Category Archives: Steven Hein

God’s Uses of His Law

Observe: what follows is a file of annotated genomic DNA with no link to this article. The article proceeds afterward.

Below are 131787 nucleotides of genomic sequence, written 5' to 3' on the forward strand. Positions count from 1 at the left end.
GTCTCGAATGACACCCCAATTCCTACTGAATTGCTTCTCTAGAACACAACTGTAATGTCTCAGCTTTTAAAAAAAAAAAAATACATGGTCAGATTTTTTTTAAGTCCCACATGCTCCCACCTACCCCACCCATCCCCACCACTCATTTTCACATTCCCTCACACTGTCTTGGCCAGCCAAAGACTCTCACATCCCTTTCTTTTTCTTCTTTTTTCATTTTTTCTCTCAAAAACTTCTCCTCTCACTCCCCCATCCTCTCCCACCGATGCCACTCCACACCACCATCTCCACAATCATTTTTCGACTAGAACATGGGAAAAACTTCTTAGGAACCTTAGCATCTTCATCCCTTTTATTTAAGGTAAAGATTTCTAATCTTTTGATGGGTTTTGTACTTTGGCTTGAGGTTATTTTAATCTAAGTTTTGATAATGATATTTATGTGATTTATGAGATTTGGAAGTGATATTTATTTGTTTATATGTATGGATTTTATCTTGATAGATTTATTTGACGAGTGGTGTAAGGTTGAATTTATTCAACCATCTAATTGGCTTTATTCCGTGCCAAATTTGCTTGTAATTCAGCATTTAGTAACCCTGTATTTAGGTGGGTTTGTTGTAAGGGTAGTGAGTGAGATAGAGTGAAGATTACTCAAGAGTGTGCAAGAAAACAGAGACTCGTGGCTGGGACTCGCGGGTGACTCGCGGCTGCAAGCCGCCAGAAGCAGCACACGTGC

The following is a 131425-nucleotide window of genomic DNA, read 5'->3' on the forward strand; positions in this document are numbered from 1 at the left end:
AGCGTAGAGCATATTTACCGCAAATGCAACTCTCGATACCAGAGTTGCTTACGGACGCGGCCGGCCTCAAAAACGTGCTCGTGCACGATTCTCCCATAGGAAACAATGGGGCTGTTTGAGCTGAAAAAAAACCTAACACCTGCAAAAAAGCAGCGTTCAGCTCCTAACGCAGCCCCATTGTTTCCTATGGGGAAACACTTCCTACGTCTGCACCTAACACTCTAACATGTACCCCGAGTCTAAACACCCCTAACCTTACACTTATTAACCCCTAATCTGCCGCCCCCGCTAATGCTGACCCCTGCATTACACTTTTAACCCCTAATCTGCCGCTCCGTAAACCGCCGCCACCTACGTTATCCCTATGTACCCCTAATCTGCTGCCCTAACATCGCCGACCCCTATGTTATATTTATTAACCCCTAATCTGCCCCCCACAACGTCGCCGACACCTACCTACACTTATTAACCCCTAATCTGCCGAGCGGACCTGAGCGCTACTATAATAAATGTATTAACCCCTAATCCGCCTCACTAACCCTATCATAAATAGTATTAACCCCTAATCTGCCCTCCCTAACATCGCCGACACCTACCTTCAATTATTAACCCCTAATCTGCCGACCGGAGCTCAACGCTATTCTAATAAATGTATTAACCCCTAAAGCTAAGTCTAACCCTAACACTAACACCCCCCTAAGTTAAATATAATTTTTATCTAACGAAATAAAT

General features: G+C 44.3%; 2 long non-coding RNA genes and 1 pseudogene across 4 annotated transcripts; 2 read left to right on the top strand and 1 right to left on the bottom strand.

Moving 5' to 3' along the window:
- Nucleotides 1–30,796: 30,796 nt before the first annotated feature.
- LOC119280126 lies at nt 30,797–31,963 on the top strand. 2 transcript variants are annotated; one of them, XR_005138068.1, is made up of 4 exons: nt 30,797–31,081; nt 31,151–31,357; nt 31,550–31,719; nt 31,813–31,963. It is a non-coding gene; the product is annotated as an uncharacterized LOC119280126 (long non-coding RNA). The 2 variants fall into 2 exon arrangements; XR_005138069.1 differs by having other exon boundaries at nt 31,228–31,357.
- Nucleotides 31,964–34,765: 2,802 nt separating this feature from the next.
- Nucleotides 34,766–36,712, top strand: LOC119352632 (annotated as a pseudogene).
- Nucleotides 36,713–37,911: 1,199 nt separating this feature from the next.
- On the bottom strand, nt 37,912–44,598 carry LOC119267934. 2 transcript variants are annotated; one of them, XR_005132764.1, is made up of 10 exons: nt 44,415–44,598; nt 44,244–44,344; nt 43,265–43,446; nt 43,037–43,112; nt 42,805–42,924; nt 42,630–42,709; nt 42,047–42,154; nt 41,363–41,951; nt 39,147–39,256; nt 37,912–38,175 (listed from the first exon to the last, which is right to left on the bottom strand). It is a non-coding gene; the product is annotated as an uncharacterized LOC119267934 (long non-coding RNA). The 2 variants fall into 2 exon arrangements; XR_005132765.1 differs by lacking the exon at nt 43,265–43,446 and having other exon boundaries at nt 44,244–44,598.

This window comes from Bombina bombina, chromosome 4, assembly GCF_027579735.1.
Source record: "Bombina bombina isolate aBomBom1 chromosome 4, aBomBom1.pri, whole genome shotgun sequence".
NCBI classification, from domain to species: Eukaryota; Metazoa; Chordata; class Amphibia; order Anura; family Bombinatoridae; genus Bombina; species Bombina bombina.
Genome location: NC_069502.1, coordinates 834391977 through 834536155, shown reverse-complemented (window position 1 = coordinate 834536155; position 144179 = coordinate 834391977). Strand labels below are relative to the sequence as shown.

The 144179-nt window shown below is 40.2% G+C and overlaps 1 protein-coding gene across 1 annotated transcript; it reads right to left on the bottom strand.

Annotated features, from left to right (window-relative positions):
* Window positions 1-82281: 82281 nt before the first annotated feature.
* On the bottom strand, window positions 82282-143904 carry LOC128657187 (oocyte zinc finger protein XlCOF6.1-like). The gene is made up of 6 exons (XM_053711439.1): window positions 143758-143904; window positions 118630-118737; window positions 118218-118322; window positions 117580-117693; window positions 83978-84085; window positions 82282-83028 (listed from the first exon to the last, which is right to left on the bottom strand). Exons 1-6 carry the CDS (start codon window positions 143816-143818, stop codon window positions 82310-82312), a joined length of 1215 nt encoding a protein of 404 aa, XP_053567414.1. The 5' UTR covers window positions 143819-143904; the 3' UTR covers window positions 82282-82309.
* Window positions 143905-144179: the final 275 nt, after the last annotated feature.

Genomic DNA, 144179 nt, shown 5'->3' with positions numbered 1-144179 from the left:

It is God who accuses, condemns, and instructs in good works when, where, and as He chooses through the proclamation and teaching of the Law. It may be that one hearer is accused, but not condemned (living under grace through faith), another is condemned (and finally brought to despair of his own righteousness) and another, at any given moment, learns something new about the fruit of faithfulness that was not understood before. These things that God would accomplish through His Law are not to become a program for the preacher to organize his sermon. He is just to preach the Law at full strength and then the pure. sweet Gospel. Period! There is not to be a third part of the sermon after the Gospel for a programmatic and independent instruction in the Law to inform and press the Christian to do good works after he has heard his forgiveness in Christ. The accusatory and instructional uses of the Law are to be distinguished as we teach about how God uses His Law, but this distinction is not to be made into separate programmatic installments, as if the servant of the Word is supposed to orchestrate the accusation of the Law before the Gospel, but then instruct in good works afterward. Instructing and exhorting the believer about works after hearing the life-giving freedom of the Gospel can have the effect of erasing its impact. It is as we pointed out before: the Law always accuses. The Gospel predominates in the Church’s ministry when it is heard as God’s final Word and thus most appropriately followed by an A-men and then silence. Do we not all understand the final word has been heard, when silence follows?